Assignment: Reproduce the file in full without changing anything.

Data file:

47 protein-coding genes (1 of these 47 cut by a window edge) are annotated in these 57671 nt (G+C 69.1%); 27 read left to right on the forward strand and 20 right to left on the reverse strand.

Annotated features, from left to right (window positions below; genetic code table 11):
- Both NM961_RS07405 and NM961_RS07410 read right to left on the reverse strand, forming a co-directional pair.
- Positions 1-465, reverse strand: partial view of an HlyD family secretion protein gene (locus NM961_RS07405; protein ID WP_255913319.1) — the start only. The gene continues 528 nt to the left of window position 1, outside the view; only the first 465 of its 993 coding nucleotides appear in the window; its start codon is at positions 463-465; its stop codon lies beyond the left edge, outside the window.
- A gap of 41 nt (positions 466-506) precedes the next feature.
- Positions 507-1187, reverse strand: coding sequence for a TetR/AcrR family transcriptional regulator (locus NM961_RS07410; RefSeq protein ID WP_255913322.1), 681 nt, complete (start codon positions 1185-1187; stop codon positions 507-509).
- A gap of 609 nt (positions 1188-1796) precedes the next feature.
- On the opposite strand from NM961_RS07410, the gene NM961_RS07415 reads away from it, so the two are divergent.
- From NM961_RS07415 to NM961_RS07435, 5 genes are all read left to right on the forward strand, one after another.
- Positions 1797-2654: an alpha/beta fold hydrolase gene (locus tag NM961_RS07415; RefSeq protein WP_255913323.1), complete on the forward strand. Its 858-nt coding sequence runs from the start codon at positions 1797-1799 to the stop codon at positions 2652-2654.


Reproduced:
47 protein-coding genes (1 of these 47 cut by a window edge) are annotated in these 57671 nt (G+C 69.1%); 27 read left to right on the forward strand and 20 right to left on the reverse strand.

Annotated features, from left to right (window positions below; genetic code table 11):
- Both NM961_RS07405 and NM961_RS07410 read right to left on the reverse strand, forming a co-directional pair.
- Positions 1-465, reverse strand: partial view of an HlyD family secretion protein gene (locus NM961_RS07405; protein ID WP_255913319.1) — the start only. The gene continues 528 nt to the left of window position 1, outside the view; only the first 465 of its 993 coding nucleotides appear in the window; its start codon is at positions 463-465; its stop codon lies beyond the left edge, outside the window.
- A gap of 41 nt (positions 466-506) precedes the next feature.
- Positions 507-1187, reverse strand: coding sequence for a TetR/AcrR family transcriptional regulator (locus NM961_RS07410; RefSeq protein ID WP_255913322.1), 681 nt, complete (start codon positions 1185-1187; stop codon positions 507-509).
- A gap of 609 nt (positions 1188-1796) precedes the next feature.
- On the opposite strand from NM961_RS07410, the gene NM961_RS07415 reads away from it, so the two are divergent.
- From NM961_RS07415 to NM961_RS07435, 5 genes are all read left to right on the forward strand, one after another.
- Positions 1797-2654: an alpha/beta fold hydrolase gene (locus tag NM961_RS07415; RefSeq protein WP_255913323.1), complete on the forward strand. Its 858-nt coding sequence runs from the start codon at positions 1797-1799 to the stop codon at positions 2652-2654.